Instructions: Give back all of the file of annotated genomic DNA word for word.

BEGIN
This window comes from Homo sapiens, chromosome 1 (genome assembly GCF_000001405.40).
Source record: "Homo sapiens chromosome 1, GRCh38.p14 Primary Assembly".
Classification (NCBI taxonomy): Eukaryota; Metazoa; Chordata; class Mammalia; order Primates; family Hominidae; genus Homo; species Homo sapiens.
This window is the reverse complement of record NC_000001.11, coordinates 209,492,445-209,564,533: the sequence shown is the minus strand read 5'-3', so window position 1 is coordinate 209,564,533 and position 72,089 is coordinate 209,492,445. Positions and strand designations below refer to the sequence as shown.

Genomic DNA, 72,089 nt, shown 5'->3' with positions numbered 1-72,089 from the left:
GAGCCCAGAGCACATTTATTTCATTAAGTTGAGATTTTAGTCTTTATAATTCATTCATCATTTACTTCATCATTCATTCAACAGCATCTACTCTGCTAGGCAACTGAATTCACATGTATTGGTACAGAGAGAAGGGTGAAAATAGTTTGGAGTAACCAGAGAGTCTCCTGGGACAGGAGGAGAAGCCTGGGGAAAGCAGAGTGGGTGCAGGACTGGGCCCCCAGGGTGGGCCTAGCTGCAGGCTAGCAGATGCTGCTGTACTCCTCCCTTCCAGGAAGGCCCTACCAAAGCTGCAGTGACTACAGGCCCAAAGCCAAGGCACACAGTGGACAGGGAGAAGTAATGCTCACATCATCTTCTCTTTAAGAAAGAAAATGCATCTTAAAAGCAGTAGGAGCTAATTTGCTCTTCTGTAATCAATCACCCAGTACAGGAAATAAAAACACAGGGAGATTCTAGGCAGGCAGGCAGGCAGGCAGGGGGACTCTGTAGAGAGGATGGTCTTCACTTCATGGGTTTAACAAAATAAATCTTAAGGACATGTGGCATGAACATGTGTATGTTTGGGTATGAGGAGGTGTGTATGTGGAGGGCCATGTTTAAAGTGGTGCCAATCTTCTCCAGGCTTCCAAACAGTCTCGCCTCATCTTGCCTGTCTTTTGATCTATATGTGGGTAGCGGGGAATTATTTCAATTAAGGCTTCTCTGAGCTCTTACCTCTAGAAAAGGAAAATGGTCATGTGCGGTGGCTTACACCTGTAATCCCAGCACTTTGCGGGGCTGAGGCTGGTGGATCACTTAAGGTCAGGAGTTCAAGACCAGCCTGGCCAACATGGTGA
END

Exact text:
This window comes from Homo sapiens, chromosome 1 (genome assembly GCF_000001405.40).
Source record: "Homo sapiens chromosome 1, GRCh38.p14 Primary Assembly".
Classification (NCBI taxonomy): Eukaryota; Metazoa; Chordata; class Mammalia; order Primates; family Hominidae; genus Homo; species Homo sapiens.
This window is the reverse complement of record NC_000001.11, coordinates 209,492,445-209,564,533: the sequence shown is the minus strand read 5'-3', so window position 1 is coordinate 209,564,533 and position 72,089 is coordinate 209,492,445. Positions and strand designations below refer to the sequence as shown.

Genomic DNA, 72,089 nt, shown 5'->3' with positions numbered 1-72,089 from the left:
GAGCCCAGAGCACATTTATTTCATTAAGTTGAGATTTTAGTCTTTATAATTCATTCATCATTTACTTCATCATTCATTCAACAGCATCTACTCTGCTAGGCAACTGAATTCACATGTATTGGTACAGAGAGAAGGGTGAAAATAGTTTGGAGTAACCAGAGAGTCTCCTGGGACAGGAGGAGAAGCCTGGGGAAAGCAGAGTGGGTGCAGGACTGGGCCCCCAGGGTGGGCCTAGCTGCAGGCTAGCAGATGCTGCTGTACTCCTCCCTTCCAGGAAGGCCCTACCAAAGCTGCAGTGACTACAGGCCCAAAGCCAAGGCACACAGTGGACAGGGAGAAGTAATGCTCACATCATCTTCTCTTTAAGAAAGAAAATGCATCTTAAAAGCAGTAGGAGCTAATTTGCTCTTCTGTAATCAATCACCCAGTACAGGAAATAAAAACACAGGGAGATTCTAGGCAGGCAGGCAGGCAGGCAGGGGGACTCTGTAGAGAGGATGGTCTTCACTTCATGGGTTTAACAAAATAAATCTTAAGGACATGTGGCATGAACATGTGTATGTTTGGGTATGAGGAGGTGTGTATGTGGAGGGCCATGTTTAAAGTGGTGCCAATCTTCTCCAGGCTTCCAAACAGTCTCGCCTCATCTTGCCTGTCTTTTGATCTATATGTGGGTAGCGGGGAATTATTTCAATTAAGGCTTCTCTGAGCTCTTACCTCTAGAAAAGGAAAATGGTCATGTGCGGTGGCTTACACCTGTAATCCCAGCACTTTGCGGGGCTGAGGCTGGTGGATCACTTAAGGTCAGGAGTTCAAGACCAGCCTGGCCAACATGGTGA